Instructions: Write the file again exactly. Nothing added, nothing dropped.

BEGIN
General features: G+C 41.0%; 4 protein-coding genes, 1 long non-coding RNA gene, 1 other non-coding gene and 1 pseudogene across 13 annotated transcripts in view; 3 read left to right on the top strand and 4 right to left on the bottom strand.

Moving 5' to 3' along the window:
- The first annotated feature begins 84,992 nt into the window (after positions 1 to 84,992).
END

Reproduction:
General features: G+C 41.0%; 4 protein-coding genes, 1 long non-coding RNA gene, 1 other non-coding gene and 1 pseudogene across 13 annotated transcripts in view; 3 read left to right on the top strand and 4 right to left on the bottom strand.

Moving 5' to 3' along the window:
- The first annotated feature begins 84,992 nt into the window (after positions 1 to 84,992).